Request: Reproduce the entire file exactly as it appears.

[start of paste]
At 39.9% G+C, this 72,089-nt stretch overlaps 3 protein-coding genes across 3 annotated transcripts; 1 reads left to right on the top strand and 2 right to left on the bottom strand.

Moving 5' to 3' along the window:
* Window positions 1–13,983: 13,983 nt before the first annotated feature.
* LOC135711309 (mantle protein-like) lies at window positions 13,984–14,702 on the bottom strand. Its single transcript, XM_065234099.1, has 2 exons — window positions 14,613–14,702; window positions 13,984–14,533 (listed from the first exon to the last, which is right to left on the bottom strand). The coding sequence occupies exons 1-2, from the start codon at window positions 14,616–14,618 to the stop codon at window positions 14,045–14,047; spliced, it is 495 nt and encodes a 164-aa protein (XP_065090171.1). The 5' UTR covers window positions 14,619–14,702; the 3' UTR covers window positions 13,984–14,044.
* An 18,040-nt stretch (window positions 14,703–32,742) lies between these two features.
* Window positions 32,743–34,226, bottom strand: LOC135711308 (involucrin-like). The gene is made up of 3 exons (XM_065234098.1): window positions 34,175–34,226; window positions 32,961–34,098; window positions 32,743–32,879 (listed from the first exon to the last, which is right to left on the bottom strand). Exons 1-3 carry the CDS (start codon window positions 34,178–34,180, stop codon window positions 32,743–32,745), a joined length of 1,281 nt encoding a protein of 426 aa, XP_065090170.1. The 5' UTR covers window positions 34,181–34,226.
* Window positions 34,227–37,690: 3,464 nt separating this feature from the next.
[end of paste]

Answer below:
At 39.9% G+C, this 72,089-nt stretch overlaps 3 protein-coding genes across 3 annotated transcripts; 1 reads left to right on the top strand and 2 right to left on the bottom strand.

Moving 5' to 3' along the window:
* Window positions 1–13,983: 13,983 nt before the first annotated feature.
* LOC135711309 (mantle protein-like) lies at window positions 13,984–14,702 on the bottom strand. Its single transcript, XM_065234099.1, has 2 exons — window positions 14,613–14,702; window positions 13,984–14,533 (listed from the first exon to the last, which is right to left on the bottom strand). The coding sequence occupies exons 1-2, from the start codon at window positions 14,616–14,618 to the stop codon at window positions 14,045–14,047; spliced, it is 495 nt and encodes a 164-aa protein (XP_065090171.1). The 5' UTR covers window positions 14,619–14,702; the 3' UTR covers window positions 13,984–14,044.
* An 18,040-nt stretch (window positions 14,703–32,742) lies between these two features.
* Window positions 32,743–34,226, bottom strand: LOC135711308 (involucrin-like). The gene is made up of 3 exons (XM_065234098.1): window positions 34,175–34,226; window positions 32,961–34,098; window positions 32,743–32,879 (listed from the first exon to the last, which is right to left on the bottom strand). Exons 1-3 carry the CDS (start codon window positions 34,178–34,180, stop codon window positions 32,743–32,745), a joined length of 1,281 nt encoding a protein of 426 aa, XP_065090170.1. The 5' UTR covers window positions 34,181–34,226.
* Window positions 34,227–37,690: 3,464 nt separating this feature from the next.